1. Who should be the Trustee of trusts for children?

Once you have made the decision to place the assets in trust for a child, the most important question to answer is going to be who is named the initial trustee. Much goes into this discussion, but alternatives include:

a. The child may be the trustee in certain instances. This happens when the parent is comfortable with the child’s financial knowledge and discipline, but wants to put a wrapper on the trust assets to protect them from third party creditors and divorce.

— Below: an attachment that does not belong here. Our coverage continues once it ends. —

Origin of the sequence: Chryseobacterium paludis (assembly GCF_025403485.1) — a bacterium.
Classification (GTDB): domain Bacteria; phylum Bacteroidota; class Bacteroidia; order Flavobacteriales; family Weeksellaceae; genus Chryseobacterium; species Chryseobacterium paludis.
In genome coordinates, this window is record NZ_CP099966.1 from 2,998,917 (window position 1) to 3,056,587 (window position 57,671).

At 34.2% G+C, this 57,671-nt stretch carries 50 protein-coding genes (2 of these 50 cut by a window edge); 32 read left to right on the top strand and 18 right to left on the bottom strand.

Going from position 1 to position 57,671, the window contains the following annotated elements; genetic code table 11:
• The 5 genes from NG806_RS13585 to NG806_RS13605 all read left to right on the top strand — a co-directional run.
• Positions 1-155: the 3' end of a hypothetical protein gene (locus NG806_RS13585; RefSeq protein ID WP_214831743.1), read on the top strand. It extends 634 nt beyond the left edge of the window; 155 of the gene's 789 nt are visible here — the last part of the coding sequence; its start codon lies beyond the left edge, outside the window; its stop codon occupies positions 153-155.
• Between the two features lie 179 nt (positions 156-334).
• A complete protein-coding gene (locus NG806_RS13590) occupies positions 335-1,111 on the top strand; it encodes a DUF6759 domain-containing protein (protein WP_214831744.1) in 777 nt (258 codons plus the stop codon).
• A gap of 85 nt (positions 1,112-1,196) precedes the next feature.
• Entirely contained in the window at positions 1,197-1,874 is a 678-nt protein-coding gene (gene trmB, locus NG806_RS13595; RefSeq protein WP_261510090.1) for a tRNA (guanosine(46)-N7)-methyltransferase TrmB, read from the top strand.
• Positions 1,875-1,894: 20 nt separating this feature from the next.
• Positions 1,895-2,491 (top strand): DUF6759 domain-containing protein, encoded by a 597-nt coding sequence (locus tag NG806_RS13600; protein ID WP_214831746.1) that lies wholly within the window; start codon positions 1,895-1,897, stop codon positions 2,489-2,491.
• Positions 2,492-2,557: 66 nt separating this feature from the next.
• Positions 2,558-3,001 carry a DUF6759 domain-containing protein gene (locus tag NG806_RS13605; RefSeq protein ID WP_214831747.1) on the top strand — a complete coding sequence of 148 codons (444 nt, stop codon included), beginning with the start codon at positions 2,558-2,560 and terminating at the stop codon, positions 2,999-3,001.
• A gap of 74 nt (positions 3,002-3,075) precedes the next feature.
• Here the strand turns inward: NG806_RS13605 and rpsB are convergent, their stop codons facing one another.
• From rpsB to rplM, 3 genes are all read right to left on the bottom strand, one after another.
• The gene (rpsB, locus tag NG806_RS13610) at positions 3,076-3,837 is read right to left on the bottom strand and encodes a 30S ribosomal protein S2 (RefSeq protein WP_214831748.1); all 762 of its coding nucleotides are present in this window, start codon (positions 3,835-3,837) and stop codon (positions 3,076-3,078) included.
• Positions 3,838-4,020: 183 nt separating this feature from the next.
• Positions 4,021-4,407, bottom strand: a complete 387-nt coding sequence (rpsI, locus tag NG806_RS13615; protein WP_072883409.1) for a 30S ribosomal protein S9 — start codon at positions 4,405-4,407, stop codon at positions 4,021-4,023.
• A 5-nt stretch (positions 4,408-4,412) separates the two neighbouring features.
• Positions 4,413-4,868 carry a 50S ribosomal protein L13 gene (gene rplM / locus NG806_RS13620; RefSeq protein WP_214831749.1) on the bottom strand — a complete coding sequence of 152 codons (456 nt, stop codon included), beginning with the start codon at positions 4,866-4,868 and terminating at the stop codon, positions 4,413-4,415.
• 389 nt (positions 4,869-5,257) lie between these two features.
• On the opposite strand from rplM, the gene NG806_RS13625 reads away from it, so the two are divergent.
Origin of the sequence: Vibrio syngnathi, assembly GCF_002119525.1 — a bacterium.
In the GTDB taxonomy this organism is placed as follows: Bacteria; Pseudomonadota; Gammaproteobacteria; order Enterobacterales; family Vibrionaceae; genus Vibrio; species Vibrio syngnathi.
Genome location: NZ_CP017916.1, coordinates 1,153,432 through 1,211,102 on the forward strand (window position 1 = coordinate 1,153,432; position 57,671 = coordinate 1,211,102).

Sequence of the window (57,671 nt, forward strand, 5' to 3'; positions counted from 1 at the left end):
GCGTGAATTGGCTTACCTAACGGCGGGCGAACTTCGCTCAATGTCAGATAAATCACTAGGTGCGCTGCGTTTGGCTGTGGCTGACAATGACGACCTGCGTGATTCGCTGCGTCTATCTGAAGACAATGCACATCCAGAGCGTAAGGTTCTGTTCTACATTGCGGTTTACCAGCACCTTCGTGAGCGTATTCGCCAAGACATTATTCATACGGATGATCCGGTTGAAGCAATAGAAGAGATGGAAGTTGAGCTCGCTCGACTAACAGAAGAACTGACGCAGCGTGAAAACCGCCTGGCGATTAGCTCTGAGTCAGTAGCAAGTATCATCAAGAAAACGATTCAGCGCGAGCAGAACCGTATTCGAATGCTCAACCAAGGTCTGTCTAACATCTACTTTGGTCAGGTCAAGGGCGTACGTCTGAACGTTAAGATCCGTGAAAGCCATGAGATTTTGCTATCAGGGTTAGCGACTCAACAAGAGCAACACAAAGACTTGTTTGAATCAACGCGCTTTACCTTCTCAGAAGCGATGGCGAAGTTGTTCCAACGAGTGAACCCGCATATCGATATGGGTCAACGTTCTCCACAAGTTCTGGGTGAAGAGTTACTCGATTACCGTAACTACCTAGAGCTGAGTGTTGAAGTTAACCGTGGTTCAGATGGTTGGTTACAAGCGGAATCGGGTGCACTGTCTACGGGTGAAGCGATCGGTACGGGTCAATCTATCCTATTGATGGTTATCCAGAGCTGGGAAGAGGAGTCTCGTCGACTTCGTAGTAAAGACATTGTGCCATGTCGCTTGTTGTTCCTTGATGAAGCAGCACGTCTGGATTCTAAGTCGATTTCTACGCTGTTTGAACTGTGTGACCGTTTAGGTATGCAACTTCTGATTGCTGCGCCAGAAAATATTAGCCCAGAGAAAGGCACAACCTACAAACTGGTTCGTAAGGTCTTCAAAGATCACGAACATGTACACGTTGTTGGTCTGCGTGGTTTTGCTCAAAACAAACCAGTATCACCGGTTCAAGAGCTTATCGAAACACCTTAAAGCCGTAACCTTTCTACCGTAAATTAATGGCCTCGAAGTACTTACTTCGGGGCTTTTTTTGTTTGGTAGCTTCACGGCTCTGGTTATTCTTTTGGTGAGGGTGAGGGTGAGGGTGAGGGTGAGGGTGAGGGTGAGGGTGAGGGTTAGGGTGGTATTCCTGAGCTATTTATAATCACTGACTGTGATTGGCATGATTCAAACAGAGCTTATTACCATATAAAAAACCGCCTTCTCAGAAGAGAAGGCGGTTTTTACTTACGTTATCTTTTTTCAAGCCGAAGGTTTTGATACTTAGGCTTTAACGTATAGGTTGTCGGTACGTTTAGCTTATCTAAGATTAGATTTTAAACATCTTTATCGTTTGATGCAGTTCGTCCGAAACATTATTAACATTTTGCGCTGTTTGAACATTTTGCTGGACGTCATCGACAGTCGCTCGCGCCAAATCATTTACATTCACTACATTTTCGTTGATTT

b. Friends and family members are good choices as trustee for small trusts when the trust will terminate in a relatively short timeframe (2-5 years). Friends and family members usually do not charge a fee, have a basis of respect and confidence with the child and can sometimes be more flexible as they are not constrained by corporate bureaucracies. We are often asked to name two family members, so the interests of both sides of a family are represented. In this case naming co-trustees just magnifies the problems, as the individual co-trustees may see the issues differently, and the parent should look to other alternatives.